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Great Lakes Environmental Research Laboratory

Report: Lake Michigan is 'running a fever.' More storms, less fish possible.

Apr 2, 2021
Courtesy: NOAA, Great Lakes Environmental Research Laboratory

Diminished surface ice is just the beginning: Climate change is warming Lake Michigan and other big lakes all the way down to their chilly depths, according to new federal research.

In a first-of-its kind study, scientists with the National Oceanic and Atmospheric Administration’s Great Lakes Environmental Research Laboratory have used the only known long-term dataset of deep-lake temperatures to determine that Lake Michigan’s temperature is slowly increasing over the past 30 years.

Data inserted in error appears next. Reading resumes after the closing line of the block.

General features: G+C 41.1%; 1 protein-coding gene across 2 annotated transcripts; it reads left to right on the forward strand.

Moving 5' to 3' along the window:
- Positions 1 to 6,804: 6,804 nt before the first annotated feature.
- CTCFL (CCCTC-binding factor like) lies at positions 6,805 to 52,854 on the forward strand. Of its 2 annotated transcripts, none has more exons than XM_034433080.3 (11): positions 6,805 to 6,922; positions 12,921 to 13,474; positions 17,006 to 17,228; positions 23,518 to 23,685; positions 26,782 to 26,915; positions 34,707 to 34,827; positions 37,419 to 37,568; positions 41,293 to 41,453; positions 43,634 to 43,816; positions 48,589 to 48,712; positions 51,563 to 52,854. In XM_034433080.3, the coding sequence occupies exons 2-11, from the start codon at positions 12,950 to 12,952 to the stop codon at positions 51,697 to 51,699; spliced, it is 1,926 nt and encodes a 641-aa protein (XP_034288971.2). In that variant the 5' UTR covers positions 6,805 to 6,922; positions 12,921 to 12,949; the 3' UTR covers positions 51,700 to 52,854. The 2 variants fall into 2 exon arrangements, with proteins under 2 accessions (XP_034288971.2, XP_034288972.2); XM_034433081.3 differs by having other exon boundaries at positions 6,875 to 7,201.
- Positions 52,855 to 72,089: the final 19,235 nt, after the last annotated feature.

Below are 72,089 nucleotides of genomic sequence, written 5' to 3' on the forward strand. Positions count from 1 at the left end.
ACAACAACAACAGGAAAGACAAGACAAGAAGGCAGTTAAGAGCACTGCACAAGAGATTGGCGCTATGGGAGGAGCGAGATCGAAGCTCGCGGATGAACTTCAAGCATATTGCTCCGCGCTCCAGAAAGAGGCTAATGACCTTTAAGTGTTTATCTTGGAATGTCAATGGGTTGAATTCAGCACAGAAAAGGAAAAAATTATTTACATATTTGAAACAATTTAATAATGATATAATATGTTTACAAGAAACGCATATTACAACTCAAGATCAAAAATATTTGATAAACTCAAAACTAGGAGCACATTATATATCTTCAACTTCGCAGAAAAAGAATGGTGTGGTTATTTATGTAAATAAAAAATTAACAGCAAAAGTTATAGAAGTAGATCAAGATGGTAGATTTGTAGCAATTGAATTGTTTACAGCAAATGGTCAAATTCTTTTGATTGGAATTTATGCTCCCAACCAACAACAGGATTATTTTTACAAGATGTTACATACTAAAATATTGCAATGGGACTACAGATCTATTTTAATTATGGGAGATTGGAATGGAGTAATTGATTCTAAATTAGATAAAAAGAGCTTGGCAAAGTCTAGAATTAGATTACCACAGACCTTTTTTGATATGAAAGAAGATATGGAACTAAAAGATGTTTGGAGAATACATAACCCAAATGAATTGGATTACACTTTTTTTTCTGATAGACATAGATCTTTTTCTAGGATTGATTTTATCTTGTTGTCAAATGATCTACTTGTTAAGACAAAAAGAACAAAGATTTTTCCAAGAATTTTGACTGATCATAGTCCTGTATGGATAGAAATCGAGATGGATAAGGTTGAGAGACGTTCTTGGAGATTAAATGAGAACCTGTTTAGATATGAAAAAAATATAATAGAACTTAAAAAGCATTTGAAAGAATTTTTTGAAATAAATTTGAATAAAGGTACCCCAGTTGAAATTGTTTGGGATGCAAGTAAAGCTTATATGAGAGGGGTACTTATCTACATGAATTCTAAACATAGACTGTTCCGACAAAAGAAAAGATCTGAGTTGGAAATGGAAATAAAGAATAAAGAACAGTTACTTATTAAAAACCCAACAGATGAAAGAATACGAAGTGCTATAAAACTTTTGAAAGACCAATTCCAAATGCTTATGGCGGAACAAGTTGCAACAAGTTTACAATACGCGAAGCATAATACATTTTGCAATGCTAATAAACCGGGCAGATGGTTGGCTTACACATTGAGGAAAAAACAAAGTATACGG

satellite map of Michigan, the Great Lakes
National Oceanic and Atmospheric Administration (NOAA)

The Great Lakes go up and down. It's just a fact of life. 

Water levels in Lakes Superior, Michigan and Huron continue to be above their monthly averages for the first time in 16 years.

NOAA.gov

Scientists are working to identify a cyanobacteria bloom near the Maumee River. It's a yearly event that occurs during the warm summer months.

Researchers at the Great Lakes Environmental Research Laboratory confirmed that the cyanobacteria bloom has been intensifying over the last week.

Also known as blue-green algae, it can be harmful to the aquatic environment and to people. People shouldn't swim in a bloom- it can cause skin rashes or even severe stomach problems.

Tim Davis is a research biologist with the lab.